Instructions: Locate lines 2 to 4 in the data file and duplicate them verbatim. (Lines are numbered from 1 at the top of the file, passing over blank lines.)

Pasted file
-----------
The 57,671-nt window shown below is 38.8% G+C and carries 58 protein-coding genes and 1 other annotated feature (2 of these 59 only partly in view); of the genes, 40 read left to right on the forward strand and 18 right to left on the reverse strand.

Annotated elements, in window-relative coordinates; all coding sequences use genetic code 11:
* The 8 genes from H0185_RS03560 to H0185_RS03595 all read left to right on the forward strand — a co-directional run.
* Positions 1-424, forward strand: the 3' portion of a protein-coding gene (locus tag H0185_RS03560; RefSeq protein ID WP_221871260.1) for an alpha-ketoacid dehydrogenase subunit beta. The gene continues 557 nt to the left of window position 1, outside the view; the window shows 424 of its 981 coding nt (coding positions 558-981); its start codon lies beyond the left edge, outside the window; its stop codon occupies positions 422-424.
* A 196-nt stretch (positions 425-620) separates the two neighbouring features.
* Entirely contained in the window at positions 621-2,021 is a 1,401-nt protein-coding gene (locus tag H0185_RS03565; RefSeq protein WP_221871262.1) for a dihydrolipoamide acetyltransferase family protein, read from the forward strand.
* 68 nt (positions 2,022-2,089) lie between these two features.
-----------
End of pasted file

Annotated elements, in window-relative coordinates; all coding sequences use genetic code 11:
* The 8 genes from H0185_RS03560 to H0185_RS03595 all read left to right on the forward strand — a co-directional run.
* Positions 1-424, forward strand: the 3' portion of a protein-coding gene (locus tag H0185_RS03560; RefSeq protein ID WP_221871260.1) for an alpha-ketoacid dehydrogenase subunit beta. The gene continues 557 nt to the left of window position 1, outside the view; the window shows 424 of its 981 coding nt (coding positions 558-981); its start codon lies beyond the left edge, outside the window; its stop codon occupies positions 422-424.